LINCOLN (SNR) – Birthright of Lincoln will hold its annual Mother’s Day carnation sales at area churches May 14.
The money raised in the sales is used to send two volunteers to the national Birthright conference each June, so that no Birthright donations are used for this event.
Organizational funds for Birthright of Lincoln will be raised during the “Give to Lincoln Day” fund drive May 18.
Give To Lincoln Day is a 24-hour event that encourages everyone to contribute to Lincoln and Lancaster County nonprofit organizations through a single, online giving platform May 18. It is coordinated by Lincoln Community Foundation, in partnership with local nonprofit organizations. Every donation makes a bigger impact on Give To Lincoln Day because nonprofits also get a proportional share of a $350,000 match fund.
Birthright assists women facing unplanned pregnancies, offering love, friendship, and support to women who are pregnant or think they may be pregnant. They help women make realistic plans for their future, and offer information and referrals to help clients meet their emotional and material needs.
The organization is recognizing longtime chapter director this month as she retires from more than 33 years of service.
Paula Allen started out volunteering at Birthright in 1983 in Broken Bow, a small town of about 3,000. The members started out with answering calls in people’s homes in the evenings. In 1984, Allen moved to Lincoln, where Joy York, who was the regional director for Birthright and also the director for Lincoln, asked Paula if she would be co-director. She agreed and eventually became the director as York continued as regional director.
The first offices in Lincoln changed due to cost. They are currently located off 56th and O streets.
“The location, utilities, amount of physical help and advertising of who we are and what we do,” said volunteer Connie Munguia, “have all dictated where we have our office and how much we can help our clients.”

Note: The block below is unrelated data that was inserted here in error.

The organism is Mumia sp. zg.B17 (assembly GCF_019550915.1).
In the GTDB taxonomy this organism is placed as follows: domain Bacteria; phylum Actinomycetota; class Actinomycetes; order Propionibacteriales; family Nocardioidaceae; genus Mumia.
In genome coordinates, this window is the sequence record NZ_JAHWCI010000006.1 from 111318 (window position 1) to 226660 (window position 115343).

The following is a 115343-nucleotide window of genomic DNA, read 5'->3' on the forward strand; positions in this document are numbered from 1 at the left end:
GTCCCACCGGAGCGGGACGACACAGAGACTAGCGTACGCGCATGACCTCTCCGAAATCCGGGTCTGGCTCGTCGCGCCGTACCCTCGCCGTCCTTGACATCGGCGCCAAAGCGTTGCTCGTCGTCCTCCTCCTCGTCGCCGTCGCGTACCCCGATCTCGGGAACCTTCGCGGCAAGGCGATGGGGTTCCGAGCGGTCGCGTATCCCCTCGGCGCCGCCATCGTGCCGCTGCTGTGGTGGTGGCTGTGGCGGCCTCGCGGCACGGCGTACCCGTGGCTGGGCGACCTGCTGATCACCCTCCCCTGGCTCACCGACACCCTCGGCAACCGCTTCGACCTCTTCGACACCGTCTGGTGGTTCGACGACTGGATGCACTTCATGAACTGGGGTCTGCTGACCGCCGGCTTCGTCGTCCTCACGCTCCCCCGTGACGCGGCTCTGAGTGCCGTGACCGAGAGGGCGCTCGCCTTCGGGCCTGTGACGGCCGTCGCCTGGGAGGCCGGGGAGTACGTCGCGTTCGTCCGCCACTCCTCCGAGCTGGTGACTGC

When Allen first started in Lincoln, she noted, the donated financial help to keep Birthright running was through the Apostles for Life, Altar Society organizations and many Catholic parishes.
“Although Birthright is nondenominational, it really had been supported heavily by the Catholic Church,” she said.
She said diocesan priest Father Gary Gross, serving as a military chaplain in Fort Irwin, Calif., has been a staunch supporter of Birthright by seeking donations from his parishes in Virginia and California. Father Gross’s mother had been a supporter of Birthright and he carried this into his own life. He praised the Lincoln Birthright chapter volunteers recently, saying,
“Thanks for being the hands of Christ for these girls who need love and support.”
Birthright’s monthly operating costs are $1,900. In addition to advertising at a campus bus stop and office rental, $750 is used in keeping billboards posted adjacent to the Planned Parenthood facility.
“Think of it this way,” Munguia said, “donating to Birthright you are really helping in saving babies’ lives as well.”
Allen is also retiring from her profession at the University of Nebraska-Lincoln, where she has worked for 30 years. She said in her retirement she will spend time “making memories” with her husband, three children and grandchildren, “and just having fun.”